CTE & NH Colleges Tackle Electric Car Tech

Electric car technology is on the rise, and with it comes a need for new training. To meet this need, a handful of high schools and colleges across the state will adopt “build it yourself” reusable electric vehicle kits this summer.

Career and Technical Education (CTE) Centers

In a partnership with The Switch Lab out of California, four CTE centers will receive a reusable kit and curriculum to build a street legal electric car. It’s a great fit for CTE Centers, which introduce middle and high school students to career and college pathways through hands-on learning.

“It is very exciting to see our partnership with The Switch Labs come to life and be able to deliver another engaging, career pathway-oriented learning opportunity to students,” said Frank Edelblut, Commissioner of Education, in a NH Department of Education press statement. “Coming through this program, these students will be ready for real 21st century workforce challenges!”

To make this all possible, the NH DOE Bureau of Career and Technical Education awarded grant funding for CTE Centers. The participating CTE Centers are:

The Switch Lab also provides training for teachers. “The goal is for students and teachers from multiple CTE programs (auto, engineering, electrical, etc.) to work together on the car build,” said Eric Frauwirth, Administrator of the Bureau of Career Development in a press statement. “As electric vehicles increase in popularity, it is important that our graduating students are equipped to work in that field.”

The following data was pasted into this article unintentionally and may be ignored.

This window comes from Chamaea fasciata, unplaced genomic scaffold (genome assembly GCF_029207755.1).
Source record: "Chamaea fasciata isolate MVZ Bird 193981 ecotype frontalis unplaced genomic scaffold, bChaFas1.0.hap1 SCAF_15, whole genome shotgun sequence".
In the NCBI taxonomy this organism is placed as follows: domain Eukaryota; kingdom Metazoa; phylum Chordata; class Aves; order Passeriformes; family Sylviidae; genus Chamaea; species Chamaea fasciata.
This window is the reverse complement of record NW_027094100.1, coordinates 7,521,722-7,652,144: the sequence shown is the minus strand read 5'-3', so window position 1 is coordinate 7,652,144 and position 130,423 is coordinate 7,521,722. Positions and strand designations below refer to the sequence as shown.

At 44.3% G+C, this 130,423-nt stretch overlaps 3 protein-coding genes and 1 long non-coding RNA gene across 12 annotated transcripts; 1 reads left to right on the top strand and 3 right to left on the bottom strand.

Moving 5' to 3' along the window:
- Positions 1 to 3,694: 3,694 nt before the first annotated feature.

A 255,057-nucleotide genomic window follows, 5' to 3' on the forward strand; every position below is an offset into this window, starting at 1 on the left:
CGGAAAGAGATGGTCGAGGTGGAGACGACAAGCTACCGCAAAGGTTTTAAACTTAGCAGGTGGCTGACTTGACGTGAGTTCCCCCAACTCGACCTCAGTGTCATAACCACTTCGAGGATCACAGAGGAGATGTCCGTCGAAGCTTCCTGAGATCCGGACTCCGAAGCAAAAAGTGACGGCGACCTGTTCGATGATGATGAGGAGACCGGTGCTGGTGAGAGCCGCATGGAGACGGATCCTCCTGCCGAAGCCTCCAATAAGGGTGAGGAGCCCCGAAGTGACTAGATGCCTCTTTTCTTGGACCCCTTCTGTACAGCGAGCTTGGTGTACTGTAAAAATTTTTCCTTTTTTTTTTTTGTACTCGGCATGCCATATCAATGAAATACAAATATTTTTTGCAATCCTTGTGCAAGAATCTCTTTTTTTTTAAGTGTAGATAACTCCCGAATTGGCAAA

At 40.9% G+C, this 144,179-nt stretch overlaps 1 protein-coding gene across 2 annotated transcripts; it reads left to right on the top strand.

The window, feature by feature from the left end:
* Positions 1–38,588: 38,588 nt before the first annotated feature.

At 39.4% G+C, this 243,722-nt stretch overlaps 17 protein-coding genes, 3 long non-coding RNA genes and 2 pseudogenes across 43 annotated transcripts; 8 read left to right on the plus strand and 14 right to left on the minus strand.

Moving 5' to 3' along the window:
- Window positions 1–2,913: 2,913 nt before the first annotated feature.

Community Colleges

Like CTE Centers, community colleges strive to keep pace with workforce needs. And thanks to Perkins Innovation Funding, four of the NH community colleges were able to sign up to host the electric car program.

Participating colleges are:

The colleges also plan to use a collaborative approach. “It’s very interdisciplinary. It’s auto, computer science, physics, and electronic engineering technology,” said Robyn Griswold, VP of Academic Affairs at Nashua Community College. NCC will meet with the Switch Lab staff in August. “It’s a weeklong training where the team gets to build the car, and get used to how it works,” said Griswold.

Once the training is done, it’s up to each college to decide how to use the program. It could be in career training workshops, a school club project, or featured in a new automotive or computer science class. Because it’s reusable, it can be taken apart and recreated in different classes, workshops, or clubs.

Comparing Notes

Whatever the colleges decide, they’ll hopefully join the CTE Centers next year to share what they’ve learned. “We’re hoping to hold an event in the spring, potentially at the track in Loudon, where we can bring all four of the cars, and potentially any of the college vehicles, out to the track to showcase what they’ve done,” said Frauwirth in a recent podcast.

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